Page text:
Electronic – Should I really divide the ground plane into analog and digital parts


I am about to design my first PCB as part of my graduation project.
Of course, as the first step, I try to learn as much as possible. A part of the research I found this 3 part article, that suggests that it is not neccessary and in some cases is even harmful to split the ground plane into analog and digital part, which contradicts what I had learned from the prof. I also read all threads on this site that are concerned with the ground planes/pours. Although majority concur with the article, there are still some opinions that advocate split ground plane. eg


As a PCB design novice, I find it confusing and hard to decide who is right and which approach to take. So, should I divide the ground plane into analog and digital parts? I mean physical division, either with a PCB cut or having separate polygons for DGND and AGND (either not connected, or connected in one point)

Perhaps to enable you to make a recommendation, that is tailored to my prospective PCB, I tell you about it.

The PCB will be designed in the free version of Eagle=> 2 layers

The PCB is for testing and precise measurement (current & voltage) of lithium batteries. The board is to be controled from Raspberry Pi over digital interface (GPIO/SPI (40 kHz)). There will be 3 data converters on board (AD5684R, MAX5318, AD7175-2),and connectors for a prebuilt RTC module on the digital side. Analog power comes from external regulated power supply over onboard LT3042 voltage regulator (5.49 V). Additionally there is LT6655B 5 V voltage reference. Analogue part is essentially a DC circuit, the only really HF is internal 16 MHz master clock of the ADC.

Digital 3.3 V (mainly for powering of the digital interfaces) will be sourced from Raspberry PI. Thus, there will be 2 ground connection: external power supply and to digital interface of Raspberry Pi.

In this connection another question: referring to Figure 3, how do I make sure that return currents from the digital interfaces flow to the right ground connection (remember I have 2 of them)?

Additional concern: could the power distribution curcuit disturb sensitive measurements? I was going separate them by routing power on the bottom layer, but that is no longer a good idea in case of monolithic ground plane

And while I am still at asking: Assuming more or less monolithic ground plane on the bottom and signal/component layer on top, what is the best way to connect the negative side of bypass capacitors to the ground plane?

Best Answer

You got to think in terms of shared impedance (not resistance, really impedance).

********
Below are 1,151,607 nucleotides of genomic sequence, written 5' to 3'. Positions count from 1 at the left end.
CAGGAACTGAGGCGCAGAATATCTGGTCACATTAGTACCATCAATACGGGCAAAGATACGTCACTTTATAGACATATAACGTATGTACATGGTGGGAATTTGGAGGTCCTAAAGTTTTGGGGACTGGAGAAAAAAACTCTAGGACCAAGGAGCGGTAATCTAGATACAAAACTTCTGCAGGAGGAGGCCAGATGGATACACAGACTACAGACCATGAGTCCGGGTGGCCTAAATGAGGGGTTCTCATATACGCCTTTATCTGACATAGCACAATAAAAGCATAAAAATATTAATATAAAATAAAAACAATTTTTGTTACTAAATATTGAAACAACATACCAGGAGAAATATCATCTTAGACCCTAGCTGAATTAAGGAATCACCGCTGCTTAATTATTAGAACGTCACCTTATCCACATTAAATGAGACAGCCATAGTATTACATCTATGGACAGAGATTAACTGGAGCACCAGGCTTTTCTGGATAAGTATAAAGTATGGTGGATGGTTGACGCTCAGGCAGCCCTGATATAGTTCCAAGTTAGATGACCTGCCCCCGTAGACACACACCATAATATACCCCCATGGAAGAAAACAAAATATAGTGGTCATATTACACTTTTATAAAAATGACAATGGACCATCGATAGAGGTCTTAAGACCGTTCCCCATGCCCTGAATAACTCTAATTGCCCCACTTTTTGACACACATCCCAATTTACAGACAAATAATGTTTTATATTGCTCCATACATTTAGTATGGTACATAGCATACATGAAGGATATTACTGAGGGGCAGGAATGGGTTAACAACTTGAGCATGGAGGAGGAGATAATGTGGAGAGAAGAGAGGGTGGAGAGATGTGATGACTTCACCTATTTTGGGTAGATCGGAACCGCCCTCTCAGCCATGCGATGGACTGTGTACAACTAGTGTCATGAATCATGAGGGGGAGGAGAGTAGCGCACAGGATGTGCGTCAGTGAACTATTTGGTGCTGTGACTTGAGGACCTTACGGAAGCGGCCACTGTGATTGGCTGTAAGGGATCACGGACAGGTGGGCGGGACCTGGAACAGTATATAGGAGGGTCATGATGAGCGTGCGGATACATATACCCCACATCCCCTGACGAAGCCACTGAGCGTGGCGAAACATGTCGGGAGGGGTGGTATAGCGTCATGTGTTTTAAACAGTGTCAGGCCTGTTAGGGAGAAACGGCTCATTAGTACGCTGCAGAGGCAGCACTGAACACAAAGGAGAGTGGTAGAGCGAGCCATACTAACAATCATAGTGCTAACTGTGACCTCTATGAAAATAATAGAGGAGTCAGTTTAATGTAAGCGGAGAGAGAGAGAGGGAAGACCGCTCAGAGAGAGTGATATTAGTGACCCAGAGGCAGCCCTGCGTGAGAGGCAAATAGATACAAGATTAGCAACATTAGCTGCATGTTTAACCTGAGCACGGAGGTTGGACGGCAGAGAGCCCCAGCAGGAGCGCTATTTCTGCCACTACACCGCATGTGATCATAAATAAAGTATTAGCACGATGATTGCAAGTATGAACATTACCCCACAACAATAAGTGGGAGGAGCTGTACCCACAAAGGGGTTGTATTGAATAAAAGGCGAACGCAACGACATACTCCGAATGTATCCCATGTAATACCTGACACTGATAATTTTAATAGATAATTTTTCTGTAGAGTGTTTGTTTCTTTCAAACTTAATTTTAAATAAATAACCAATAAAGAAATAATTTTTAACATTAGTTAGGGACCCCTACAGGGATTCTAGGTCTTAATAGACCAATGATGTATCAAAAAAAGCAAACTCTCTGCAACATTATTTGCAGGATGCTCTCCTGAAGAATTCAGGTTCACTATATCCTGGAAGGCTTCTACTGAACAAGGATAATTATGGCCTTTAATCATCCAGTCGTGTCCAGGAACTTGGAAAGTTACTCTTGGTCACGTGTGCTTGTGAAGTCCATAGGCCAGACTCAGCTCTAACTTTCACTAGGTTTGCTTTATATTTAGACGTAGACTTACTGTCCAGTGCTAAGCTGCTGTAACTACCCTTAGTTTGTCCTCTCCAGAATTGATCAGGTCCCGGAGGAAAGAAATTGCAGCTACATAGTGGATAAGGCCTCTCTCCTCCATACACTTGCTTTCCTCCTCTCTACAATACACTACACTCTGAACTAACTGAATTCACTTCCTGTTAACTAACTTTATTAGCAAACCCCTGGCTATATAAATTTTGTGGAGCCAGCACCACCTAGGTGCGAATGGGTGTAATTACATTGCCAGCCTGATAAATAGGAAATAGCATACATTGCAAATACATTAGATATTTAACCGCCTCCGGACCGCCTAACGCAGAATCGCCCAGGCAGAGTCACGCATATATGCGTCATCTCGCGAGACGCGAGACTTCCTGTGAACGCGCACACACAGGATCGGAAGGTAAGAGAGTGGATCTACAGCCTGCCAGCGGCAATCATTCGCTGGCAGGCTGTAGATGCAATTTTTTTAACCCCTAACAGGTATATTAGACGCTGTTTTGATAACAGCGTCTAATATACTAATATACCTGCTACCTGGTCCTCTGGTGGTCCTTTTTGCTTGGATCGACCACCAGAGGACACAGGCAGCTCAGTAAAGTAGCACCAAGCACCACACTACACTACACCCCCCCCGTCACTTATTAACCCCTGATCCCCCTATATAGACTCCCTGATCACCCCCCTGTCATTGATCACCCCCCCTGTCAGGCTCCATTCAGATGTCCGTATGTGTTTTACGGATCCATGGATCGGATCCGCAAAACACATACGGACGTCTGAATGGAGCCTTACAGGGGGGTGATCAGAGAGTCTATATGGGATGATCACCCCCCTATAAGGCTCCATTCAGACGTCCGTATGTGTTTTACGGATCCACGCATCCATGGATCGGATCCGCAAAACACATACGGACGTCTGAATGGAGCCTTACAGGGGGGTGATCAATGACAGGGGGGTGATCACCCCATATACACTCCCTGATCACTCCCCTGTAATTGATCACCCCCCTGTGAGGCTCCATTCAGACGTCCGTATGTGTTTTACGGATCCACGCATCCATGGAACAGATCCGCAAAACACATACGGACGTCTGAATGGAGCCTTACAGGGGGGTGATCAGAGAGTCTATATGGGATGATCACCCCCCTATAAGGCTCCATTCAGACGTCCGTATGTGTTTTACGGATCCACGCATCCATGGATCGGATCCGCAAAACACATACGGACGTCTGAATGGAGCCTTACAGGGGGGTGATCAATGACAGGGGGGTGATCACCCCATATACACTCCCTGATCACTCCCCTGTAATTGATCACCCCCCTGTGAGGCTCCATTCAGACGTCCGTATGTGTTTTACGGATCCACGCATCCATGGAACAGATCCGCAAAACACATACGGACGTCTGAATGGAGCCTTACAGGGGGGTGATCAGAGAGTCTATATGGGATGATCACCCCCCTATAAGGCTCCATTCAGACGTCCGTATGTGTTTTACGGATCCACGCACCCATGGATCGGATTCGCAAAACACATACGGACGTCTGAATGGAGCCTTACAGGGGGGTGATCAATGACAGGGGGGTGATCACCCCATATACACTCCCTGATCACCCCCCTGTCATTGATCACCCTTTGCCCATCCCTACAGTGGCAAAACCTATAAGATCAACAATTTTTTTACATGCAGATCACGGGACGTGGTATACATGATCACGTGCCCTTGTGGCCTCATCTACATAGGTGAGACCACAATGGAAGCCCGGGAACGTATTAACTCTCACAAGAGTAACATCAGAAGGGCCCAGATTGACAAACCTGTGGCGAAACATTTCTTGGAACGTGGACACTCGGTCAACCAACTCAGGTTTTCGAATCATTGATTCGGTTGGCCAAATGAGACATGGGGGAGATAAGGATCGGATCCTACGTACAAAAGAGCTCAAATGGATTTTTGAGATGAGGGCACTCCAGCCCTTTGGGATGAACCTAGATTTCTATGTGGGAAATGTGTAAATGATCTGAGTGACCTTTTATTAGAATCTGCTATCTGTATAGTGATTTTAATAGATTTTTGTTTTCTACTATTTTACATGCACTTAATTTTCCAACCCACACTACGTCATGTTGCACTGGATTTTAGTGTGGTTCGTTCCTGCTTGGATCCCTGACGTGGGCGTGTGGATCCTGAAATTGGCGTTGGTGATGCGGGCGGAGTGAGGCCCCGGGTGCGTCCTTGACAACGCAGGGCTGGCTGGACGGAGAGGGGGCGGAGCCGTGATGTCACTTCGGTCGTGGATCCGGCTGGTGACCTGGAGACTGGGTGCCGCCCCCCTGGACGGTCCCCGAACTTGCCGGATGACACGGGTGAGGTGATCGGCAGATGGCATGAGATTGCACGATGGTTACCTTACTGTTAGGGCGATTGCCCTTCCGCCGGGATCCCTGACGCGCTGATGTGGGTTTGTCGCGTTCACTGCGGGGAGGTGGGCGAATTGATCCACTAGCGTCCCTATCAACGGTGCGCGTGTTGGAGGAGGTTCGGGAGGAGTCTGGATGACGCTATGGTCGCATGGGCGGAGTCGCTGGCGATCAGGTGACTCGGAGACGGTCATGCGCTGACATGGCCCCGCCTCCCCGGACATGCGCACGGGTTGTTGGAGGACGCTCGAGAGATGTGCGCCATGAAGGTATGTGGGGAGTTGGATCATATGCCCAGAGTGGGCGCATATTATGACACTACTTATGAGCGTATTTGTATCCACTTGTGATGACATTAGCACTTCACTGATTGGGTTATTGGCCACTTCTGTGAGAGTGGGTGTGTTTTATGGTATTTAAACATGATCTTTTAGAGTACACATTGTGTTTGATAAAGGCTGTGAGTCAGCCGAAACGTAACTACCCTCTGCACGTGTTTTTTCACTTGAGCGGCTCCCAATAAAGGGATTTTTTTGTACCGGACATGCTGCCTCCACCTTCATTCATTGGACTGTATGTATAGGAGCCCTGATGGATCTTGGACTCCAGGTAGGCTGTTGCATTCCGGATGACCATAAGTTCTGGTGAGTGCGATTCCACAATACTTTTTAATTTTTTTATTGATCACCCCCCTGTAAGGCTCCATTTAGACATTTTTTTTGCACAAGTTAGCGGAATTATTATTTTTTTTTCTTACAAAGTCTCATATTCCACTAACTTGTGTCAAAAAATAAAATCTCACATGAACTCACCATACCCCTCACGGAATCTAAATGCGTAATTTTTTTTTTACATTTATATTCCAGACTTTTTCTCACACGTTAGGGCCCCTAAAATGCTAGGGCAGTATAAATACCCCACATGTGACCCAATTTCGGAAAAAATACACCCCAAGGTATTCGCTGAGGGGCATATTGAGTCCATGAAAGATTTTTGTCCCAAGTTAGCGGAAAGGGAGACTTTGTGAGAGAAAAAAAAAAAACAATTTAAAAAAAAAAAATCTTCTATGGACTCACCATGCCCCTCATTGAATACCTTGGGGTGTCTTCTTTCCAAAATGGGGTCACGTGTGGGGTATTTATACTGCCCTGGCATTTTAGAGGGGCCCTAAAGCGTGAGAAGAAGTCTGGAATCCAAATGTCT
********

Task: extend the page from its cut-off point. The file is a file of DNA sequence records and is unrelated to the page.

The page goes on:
Consider the parts of the circuit that use GND as a 0V reference for sensitive analog purposes. Obviously you want each of these "0V references" to be at the same "0V" potential. However current running through the GND plane will introduce an extra error voltage on top of each chip's "0V".

Now draw a schematic of your GND, with the currents running through it.

If you do not split the plane, but you have high currents running through it, because you put the power input connector on the left side, the power output connector on the right side, and the super sensitive analog bits in the middle, then you might have a problem due to high current flowing in GND and creating a voltage gradient.

Depending on frequency, consider impedance (ie, inductance, not just resistance).

Now, there are several solutions to this.

  • You could put your power connectors in more reasonable places (ie, power input next to power output) so the high currents do not travel in your GND plane. This applies to all current loops which carry large, noisy, or high di/dt currents, like the internal loops of a DCDC, or the loops between it and its load (say, a cpu) or even the ground path between a decoupling cap and the chip it decouples.

Make sure you know where these loops are! Order them by troublesomeness (roughly "area * di/dt" for AC or "area*I" for DC). Placement is essential. A good placement with tight current loops makes layout much less of a headache.

  • You could use differential amplifiers and ADCs which ignore common mode noise.

This is mandatory if the voltage to sense sits on a high-side current shunt. Now let's say you use a current sense amp for example. Dont forget whatever voltage is on its "output reference" pin (often mislabeled "GND") is directly added to the output... so dont stick the sense amp between two MOSFETs with its "GND" pin in the middle of the "motor current return" path...

  • You could also split the plane, but then you need to decide where you gonna split it. And (this is where things get nasty) where you link your two grounds together at DC (or at high frequencies if you use isolators...

Let's name your two grounds AGND and PGND (analog and power). Some say to split, and join AGND/PGND or AGND/DGND under the ADC. This means any current that runs between AGND and PGND has to flow in the ground link under the ADC now, which is the worst possible place.

A solution that makes lots of sense is the "hidden split". Placement is essential. For example you put the power/noisy stuff on the right, and the sensitive stuff on the left. You place your decoupling caps so the supply currents loops running through GND are short and well placed. Then, since your board has two well defined zones, you can narrow down the width of ground plane connecting them, to ensure high currents do not run in the sensitive bits' ground.

It's very visual and difficult to explain, and placing your connectors properly is essential.

These tutorials are good: https://learnemc.com/emc-tutorials